All that has changed now that the Education Opportunity Fund has been created. The fund is established with $100 million and will be a revolving loan fund. The schools will be party to a lease purchase agreement that allows them to purchase the asset, if they wish. Schools participating in the revolving loan fund will not exceed 15% of their per student revenue. The best practice amount for charter schools to spend on their facilities is 12-15% PPR.

Access to the fund is for both brand new charter schools and existing charter schools. For more information, contact Charter School Solutions.

Tuesday, October 14, 2014

What's Right About Common Core?

Robert Pondisco has a thoughtful article on Common Core here.

Wednesday, October 1, 2014

Free Horizon Montessori

I visited Free Horizon Montessori the other day. The school opened in 2002 in the Golden area of Jefferson County. The school adheres to the Maria Montessori method of education, which is where the school's name came from. Free Horizon serves 375 students in grades K-8.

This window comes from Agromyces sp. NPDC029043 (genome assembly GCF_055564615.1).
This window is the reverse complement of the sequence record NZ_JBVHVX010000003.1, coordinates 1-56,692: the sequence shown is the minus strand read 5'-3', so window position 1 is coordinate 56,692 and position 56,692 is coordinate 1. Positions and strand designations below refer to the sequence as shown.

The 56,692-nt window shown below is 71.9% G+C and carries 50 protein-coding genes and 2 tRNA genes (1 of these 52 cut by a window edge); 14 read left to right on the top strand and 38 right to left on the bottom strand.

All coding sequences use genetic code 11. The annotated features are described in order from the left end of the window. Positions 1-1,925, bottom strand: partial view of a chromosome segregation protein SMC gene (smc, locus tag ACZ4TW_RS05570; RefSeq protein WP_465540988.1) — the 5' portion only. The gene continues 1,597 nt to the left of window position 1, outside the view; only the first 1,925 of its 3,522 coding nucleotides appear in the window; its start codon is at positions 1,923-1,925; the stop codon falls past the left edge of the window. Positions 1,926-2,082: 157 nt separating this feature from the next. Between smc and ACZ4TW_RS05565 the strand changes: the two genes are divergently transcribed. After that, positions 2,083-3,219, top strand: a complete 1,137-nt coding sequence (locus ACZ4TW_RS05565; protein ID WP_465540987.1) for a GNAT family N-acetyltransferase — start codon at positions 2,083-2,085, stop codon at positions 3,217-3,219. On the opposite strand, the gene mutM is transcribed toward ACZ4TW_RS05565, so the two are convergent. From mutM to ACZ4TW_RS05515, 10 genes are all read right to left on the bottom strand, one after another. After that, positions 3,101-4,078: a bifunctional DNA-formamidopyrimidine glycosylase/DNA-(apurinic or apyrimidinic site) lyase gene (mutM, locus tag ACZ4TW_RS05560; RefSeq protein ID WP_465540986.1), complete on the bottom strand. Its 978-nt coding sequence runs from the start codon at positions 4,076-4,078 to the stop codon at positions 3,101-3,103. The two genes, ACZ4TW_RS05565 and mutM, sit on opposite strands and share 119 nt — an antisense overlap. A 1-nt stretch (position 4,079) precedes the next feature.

The Montessori method espouses:

1. Movement and cognition are closely related and that this increases thinking and learning.
2. Learning and well‐being are improved when people have a sense of control over their lives.
3. People learn better when they are interested in what they are leaning.
4. Tying extrinsic rewards to an activity, like money for reading or high grades for tests, negatively impacts motivation to engage in that activity when the reward is withdrawn
5. Collaborative arrangements can be very conducive to learning.
6. Learning situated in meaningful contexts is often deeper and richer than learning in abstract contexts.
7. Particular forms of adult interaction are associated with more optimal child outcomes.